2. The employee must live within an empowerment zone while performing the services.
3. The employee must not be _ineligible. Ineligible employees are generally employees who are related individuals, a 5% owner, a short-term employee, a recreational employee, or a farm employee.
Author’s Note: Although your business may not be in an empowerment zone, if your employee lives in an empowerment zone and works remotely, you may still meet the 1st requirement if substantially all the services performed during that period by the employee were from home—assuming that the 2nd and 3rd requirements are met.
It is possible to claim all three credits in the same year. However, these credits comprise the Internal Revenue Code Section 38, General Business Credit (GBC). The total GBC allowed for any tax year is subject to certain limitations based on the taxpayer’s filing status. Any unused credits can be carried back one year and carried forward for a maximum of 20 years. In addition, the credits may result in disallowed expenses under Code §280C, which effectively reduces deductible expenses dollar for dollar for those expenditures claimed as a credit. However, there are certain elections and state adjustments that can help minimize the impact of the disallowed wages.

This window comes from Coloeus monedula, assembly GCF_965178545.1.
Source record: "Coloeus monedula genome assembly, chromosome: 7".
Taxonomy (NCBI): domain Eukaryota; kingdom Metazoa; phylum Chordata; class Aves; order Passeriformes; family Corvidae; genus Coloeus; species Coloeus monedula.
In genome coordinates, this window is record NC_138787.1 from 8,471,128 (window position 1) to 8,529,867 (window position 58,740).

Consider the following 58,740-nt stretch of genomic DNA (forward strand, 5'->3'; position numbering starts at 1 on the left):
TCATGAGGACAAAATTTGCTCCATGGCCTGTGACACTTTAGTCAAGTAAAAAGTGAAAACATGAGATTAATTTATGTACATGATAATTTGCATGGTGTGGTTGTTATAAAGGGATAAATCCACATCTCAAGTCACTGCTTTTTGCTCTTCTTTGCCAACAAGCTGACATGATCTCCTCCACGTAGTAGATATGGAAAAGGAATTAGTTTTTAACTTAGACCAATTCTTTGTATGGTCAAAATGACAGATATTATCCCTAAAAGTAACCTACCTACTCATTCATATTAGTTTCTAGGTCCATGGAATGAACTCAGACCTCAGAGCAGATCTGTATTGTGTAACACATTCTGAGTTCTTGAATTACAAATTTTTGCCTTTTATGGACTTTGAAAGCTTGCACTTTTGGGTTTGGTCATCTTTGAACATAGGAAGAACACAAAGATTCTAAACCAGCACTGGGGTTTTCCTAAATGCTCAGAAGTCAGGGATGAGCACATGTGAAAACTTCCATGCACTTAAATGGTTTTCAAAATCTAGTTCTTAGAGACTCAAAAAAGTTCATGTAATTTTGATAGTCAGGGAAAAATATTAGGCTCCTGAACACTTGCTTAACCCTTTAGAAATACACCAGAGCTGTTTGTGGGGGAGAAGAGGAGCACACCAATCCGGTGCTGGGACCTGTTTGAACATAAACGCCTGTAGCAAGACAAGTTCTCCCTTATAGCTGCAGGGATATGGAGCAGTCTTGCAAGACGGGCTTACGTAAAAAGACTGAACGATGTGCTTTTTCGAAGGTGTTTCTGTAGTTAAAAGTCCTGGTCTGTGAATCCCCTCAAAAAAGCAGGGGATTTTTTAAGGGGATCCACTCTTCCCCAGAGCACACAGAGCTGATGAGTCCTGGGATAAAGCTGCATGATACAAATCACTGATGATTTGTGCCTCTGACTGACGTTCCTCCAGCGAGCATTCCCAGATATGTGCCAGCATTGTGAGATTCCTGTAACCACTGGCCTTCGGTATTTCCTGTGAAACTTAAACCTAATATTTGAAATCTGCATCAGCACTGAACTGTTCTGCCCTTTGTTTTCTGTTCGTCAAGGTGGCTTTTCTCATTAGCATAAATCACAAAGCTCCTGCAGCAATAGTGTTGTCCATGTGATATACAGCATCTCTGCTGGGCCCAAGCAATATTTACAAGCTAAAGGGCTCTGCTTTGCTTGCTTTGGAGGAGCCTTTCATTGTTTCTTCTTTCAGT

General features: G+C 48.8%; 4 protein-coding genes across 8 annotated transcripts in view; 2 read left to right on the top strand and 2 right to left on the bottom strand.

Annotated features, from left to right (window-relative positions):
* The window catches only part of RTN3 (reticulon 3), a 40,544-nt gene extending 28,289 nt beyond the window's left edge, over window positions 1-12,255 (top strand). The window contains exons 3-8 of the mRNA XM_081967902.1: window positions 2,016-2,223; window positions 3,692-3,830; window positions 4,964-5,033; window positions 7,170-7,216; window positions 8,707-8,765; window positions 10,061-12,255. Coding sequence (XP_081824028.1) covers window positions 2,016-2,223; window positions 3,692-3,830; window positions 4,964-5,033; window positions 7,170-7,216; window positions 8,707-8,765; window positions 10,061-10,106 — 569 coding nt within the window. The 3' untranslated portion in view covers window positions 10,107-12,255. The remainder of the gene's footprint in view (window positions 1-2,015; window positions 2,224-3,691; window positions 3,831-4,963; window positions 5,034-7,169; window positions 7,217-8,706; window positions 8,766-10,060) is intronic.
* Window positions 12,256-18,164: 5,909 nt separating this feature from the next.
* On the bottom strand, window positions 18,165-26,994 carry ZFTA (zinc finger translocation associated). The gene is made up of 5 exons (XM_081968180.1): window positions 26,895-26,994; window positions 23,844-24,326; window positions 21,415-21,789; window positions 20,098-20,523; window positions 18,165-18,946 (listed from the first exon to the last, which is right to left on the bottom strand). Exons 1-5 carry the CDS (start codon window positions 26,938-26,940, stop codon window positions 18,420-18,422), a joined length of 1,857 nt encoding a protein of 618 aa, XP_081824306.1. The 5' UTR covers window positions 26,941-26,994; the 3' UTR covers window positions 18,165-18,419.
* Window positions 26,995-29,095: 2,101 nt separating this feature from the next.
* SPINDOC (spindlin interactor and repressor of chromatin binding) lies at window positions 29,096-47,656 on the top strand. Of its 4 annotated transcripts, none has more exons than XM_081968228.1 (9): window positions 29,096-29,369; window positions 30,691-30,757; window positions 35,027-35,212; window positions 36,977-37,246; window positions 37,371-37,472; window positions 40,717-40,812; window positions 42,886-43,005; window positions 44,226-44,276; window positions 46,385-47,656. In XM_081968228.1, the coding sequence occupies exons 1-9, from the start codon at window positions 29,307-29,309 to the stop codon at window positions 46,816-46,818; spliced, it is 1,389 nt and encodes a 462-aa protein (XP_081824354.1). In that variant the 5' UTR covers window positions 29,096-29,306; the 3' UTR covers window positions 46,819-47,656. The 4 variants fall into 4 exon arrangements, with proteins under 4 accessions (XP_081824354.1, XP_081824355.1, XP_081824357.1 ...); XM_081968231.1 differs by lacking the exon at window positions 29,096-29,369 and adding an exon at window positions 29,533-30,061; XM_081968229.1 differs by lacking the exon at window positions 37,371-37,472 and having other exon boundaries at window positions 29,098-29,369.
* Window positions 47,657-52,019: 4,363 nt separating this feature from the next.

Ultimately, everyday business activities can potentially result in substantial income tax credits. These credits can be complex to determine, calculate and report. Talk to your MichaelSilver tax advisor to review these valuable tax credit opportunities. We can be reached at 847-982-0333.
Carlos Salgado, CPA, MSA – Supervisor, Tax, works with mid-size enterprises focusing on flow-through taxation within a variety of industries, including manufacturing and distribution, professional services, real estate, and retail. He has provided accounting and tax services for over six years, including compliance, tax planning, and management consulting. Carlos is a member of the AICPA and ICPAS.
Back to Silver Advantage Alerts